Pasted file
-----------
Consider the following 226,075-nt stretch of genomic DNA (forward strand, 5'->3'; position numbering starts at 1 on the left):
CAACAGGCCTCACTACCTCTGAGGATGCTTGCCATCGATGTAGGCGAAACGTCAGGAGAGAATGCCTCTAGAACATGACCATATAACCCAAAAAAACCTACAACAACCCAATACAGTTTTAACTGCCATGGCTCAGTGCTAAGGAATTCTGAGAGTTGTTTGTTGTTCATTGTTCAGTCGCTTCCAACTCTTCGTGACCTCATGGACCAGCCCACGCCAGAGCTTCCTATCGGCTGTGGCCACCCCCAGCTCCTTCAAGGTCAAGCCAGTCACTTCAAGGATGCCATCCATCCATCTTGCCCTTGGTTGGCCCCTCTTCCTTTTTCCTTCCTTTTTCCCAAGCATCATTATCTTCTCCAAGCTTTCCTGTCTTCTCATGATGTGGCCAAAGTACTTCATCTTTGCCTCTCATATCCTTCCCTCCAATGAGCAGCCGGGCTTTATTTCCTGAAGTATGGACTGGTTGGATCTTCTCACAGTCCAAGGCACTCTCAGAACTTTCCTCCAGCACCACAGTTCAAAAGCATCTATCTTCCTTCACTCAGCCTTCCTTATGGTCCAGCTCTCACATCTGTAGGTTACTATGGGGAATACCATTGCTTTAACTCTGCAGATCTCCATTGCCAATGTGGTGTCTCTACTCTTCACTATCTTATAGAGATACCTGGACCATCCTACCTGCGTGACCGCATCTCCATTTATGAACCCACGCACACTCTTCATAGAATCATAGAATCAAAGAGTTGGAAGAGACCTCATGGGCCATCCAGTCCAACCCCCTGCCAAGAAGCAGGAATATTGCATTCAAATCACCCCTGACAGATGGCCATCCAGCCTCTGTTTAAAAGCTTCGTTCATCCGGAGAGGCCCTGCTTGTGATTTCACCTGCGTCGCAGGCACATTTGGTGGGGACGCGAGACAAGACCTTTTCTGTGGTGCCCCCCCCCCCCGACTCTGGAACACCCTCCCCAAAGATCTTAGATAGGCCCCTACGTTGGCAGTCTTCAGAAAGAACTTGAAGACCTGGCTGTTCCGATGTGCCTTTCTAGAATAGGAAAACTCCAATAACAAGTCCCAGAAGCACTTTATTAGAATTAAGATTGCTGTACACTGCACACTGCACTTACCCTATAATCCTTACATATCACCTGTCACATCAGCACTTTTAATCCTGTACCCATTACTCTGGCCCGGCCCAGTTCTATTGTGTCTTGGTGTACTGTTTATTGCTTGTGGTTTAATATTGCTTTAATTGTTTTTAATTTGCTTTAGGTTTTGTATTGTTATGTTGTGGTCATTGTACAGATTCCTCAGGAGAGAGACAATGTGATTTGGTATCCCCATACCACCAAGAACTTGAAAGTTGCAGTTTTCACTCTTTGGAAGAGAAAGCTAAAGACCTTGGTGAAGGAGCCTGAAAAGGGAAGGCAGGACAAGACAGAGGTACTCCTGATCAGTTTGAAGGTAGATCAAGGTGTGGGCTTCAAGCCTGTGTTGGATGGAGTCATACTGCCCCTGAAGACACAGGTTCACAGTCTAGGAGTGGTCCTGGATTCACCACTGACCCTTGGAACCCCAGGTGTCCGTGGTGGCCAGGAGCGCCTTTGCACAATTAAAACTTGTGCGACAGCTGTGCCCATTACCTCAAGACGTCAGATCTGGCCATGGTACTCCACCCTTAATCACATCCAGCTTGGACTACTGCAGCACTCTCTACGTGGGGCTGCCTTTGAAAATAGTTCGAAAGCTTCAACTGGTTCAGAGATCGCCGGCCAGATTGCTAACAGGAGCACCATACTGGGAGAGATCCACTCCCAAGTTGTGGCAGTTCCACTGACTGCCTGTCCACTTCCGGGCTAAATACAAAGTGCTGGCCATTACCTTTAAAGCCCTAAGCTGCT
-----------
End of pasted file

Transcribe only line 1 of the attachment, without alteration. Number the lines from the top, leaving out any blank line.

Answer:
Consider the following 226,075-nt stretch of genomic DNA (forward strand, 5'->3'; position numbering starts at 1 on the left):